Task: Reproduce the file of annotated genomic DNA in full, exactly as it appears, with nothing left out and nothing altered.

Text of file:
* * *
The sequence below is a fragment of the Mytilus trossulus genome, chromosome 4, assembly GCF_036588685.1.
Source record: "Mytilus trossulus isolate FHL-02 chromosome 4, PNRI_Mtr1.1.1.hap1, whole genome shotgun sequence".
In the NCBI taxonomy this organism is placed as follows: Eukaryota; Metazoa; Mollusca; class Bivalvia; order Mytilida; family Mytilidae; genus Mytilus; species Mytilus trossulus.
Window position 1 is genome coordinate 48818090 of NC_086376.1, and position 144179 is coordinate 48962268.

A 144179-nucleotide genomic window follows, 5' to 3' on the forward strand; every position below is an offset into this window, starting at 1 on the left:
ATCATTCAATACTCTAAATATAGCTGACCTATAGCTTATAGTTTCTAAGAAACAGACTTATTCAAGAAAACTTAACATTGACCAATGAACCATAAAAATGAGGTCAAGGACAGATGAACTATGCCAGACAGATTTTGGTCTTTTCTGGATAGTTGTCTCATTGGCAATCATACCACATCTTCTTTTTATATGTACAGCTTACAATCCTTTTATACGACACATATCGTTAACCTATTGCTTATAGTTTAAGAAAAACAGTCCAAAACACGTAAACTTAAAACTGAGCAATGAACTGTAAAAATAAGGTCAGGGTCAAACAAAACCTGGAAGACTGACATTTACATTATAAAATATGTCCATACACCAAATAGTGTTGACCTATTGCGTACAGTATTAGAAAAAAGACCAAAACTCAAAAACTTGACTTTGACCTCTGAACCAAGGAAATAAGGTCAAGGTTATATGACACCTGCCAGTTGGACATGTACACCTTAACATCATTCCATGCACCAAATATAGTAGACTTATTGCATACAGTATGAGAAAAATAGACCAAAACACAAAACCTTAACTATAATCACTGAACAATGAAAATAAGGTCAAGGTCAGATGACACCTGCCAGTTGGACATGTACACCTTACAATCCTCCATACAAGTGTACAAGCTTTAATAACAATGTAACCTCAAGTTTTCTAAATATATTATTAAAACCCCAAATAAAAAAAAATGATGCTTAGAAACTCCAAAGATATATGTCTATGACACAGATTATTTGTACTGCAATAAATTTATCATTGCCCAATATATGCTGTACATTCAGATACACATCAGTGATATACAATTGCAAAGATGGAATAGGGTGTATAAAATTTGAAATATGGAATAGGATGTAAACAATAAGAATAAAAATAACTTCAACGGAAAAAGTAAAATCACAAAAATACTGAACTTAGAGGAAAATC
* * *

The sequence below is a fragment of the Mytilus trossulus genome, chromosome 4, assembly GCF_036588685.1.
Source record: "Mytilus trossulus isolate FHL-02 chromosome 4, PNRI_Mtr1.1.1.hap1, whole genome shotgun sequence".
In the NCBI taxonomy this organism is placed as follows: Eukaryota; Metazoa; Mollusca; class Bivalvia; order Mytilida; family Mytilidae; genus Mytilus; species Mytilus trossulus.
Window position 1 is genome coordinate 48818090 of NC_086376.1, and position 144179 is coordinate 48962268.

A 144179-nucleotide genomic window follows, 5' to 3' on the forward strand; every position below is an offset into this window, starting at 1 on the left:
ATCATTCAATACTCTAAATATAGCTGACCTATAGCTTATAGTTTCTAAGAAACAGACTTATTCAAGAAAACTTAACATTGACCAATGAACCATAAAAATGAGGTCAAGGACAGATGAACTATGCCAGACAGATTTTGGTCTTTTCTGGATAGTTGTCTCATTGGCAATCATACCACATCTTCTTTTTATATGTACAGCTTACAATCCTTTTATACGACACATATCGTTAACCTATTGCTTATAGTTTAAGAAAAACAGTCCAAAACACGTAAACTTAAAACTGAGCAATGAACTGTAAAAATAAGGTCAGGGTCAAACAAAACCTGGAAGACTGACATTTACATTATAAAATATGTCCATACACCAAATAGTGTTGACCTATTGCGTACAGTATTAGAAAAAAGACCAAAACTCAAAAACTTGACTTTGACCTCTGAACCAAGGAAATAAGGTCAAGGTTATATGACACCTGCCAGTTGGACATGTACACCTTAACATCATTCCATGCACCAAATATAGTAGACTTATTGCATACAGTATGAGAAAAATAGACCAAAACACAAAACCTTAACTATAATCACTGAACAATGAAAATAAGGTCAAGGTCAGATGACACCTGCCAGTTGGACATGTACACCTTACAATCCTCCATACAAGTGTACAAGCTTTAATAACAATGTAACCTCAAGTTTTCTAAATATATTATTAAAACCCCAAATAAAAAAAAATGATGCTTAGAAACTCCAAAGATATATGTCTATGACACAGATTATTTGTACTGCAATAAATTTATCATTGCCCAATATATGCTGTACATTCAGATACACATCAGTGATATACAATTGCAAAGATGGAATAGGGTGTATAAAATTTGAAATATGGAATAGGATGTAAACAATAAGAATAAAAATAACTTCAACGGAAAAAGTAAAATCACAAAAATACTGAACTTAGAGGAAAATC